Diana Samarasan, Founding Executive Director of the Disability Rights Fund, a grantmaking organization that funds advocacy by persons with disabilities shares that while “civil society space is being restricted for human rights defenders around the world, for disability rights it’s not really – it’s growing.” Samarasan points to the 2006 adoption of the Convention on the Rights of Persons with Disabilities as a catalyst for the recognition of persons with disabilities in the broader development agenda. She notes that the process by which the SDGs were adopted was fairly inclusive, involving people with disabilities in consultations at national, regional, and global levels – eventually as a stakeholder group. As a result of targeted advocacy by this group, persons with disabilities are explicitly referenced in targets associated with seven of the 17 SDGs – an improvement over the MDGs, which did not mention persons with disabilities at all.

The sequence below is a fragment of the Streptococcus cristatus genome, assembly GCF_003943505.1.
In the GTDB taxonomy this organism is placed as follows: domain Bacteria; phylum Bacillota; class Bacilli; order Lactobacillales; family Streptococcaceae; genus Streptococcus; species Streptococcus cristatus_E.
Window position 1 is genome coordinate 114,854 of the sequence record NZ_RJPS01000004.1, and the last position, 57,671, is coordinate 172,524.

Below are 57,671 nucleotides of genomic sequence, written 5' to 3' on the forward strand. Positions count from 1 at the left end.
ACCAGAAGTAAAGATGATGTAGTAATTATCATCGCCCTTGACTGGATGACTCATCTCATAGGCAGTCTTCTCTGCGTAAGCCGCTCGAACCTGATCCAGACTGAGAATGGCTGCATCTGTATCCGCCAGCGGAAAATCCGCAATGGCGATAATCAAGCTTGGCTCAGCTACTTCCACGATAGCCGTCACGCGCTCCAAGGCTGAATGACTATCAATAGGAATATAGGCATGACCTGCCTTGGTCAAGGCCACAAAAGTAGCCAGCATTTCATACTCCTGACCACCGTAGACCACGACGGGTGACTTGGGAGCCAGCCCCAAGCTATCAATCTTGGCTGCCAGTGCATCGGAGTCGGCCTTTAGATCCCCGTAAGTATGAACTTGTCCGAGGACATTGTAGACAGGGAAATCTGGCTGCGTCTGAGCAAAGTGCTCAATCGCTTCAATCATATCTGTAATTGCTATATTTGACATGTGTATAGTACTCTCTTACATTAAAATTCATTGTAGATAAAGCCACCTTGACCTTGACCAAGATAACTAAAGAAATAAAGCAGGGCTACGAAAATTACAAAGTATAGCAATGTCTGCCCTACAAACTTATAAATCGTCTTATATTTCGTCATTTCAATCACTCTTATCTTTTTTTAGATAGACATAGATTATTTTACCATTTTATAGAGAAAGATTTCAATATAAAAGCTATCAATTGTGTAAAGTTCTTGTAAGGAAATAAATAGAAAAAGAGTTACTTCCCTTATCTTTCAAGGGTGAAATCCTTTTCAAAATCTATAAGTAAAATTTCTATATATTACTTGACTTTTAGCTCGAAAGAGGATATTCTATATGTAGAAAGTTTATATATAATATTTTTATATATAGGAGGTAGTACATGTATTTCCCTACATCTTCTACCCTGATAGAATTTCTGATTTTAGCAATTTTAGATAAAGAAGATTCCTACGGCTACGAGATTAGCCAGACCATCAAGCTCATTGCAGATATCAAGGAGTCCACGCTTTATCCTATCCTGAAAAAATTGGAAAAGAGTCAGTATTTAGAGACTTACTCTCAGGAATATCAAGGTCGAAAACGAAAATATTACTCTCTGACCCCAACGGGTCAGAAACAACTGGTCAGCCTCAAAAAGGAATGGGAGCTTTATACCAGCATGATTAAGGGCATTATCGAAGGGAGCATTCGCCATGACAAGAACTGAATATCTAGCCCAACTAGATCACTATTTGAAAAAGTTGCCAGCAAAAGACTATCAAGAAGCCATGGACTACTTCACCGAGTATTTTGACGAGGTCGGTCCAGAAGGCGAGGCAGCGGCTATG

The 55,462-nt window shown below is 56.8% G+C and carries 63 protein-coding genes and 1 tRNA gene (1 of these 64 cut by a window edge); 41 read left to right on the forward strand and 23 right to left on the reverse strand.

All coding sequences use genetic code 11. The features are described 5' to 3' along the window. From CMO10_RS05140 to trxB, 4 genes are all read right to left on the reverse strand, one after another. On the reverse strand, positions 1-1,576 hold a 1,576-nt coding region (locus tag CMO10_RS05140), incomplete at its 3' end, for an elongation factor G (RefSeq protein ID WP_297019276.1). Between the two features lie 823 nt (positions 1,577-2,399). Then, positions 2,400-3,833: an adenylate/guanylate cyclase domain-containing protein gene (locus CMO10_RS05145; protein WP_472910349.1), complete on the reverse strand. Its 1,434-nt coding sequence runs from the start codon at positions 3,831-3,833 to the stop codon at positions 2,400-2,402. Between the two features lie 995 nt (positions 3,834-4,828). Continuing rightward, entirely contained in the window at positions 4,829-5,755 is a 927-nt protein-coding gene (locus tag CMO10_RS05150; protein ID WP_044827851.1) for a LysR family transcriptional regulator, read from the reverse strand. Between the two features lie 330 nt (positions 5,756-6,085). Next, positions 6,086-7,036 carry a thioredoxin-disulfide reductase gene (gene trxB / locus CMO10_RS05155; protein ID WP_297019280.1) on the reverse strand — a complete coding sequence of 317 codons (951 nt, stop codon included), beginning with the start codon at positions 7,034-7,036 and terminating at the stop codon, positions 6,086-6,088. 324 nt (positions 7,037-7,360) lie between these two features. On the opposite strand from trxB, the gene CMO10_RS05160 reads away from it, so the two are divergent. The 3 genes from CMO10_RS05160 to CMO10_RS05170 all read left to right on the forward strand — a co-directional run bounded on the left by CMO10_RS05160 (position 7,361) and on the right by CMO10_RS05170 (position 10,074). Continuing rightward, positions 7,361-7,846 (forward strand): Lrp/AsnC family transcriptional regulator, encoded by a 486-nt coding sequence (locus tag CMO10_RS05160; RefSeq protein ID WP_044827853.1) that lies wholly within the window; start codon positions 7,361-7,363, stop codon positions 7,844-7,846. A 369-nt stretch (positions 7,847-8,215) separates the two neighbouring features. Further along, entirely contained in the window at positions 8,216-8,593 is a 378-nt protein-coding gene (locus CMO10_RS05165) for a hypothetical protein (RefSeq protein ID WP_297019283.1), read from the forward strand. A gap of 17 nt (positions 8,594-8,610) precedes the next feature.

According to Samarasan, the SDGs are helping to mobilize resources for persons with disabilities, particularly from bi- and multi-lateral funders. The UK’s Department for International Development, for example, indicated in late 2016 that disability will increase in importance in their development aid, citing the “leave no one behind” ethos of the SDGs, and more recently announced that it will be hosting the first-ever Global Disability Summit to promote disability-inclusive development in July 2018.

While the Advancing Human Rights trends analysis of funding data for human rights pre-dates the launch of the SDGs, it illustrates a growing commitment among bi- and multilateral funders to disability rights while the goals were being negotiated. From 2011-2015 the initiative identified a 65 percent increase in funding for disability rights among donors reporting to the OECD Creditor Reporting System from 2011-2015. The jump in the number of disbursements was even greater–this figure more than doubled from 251 disbursements identified in 2011 to 536 in 2015.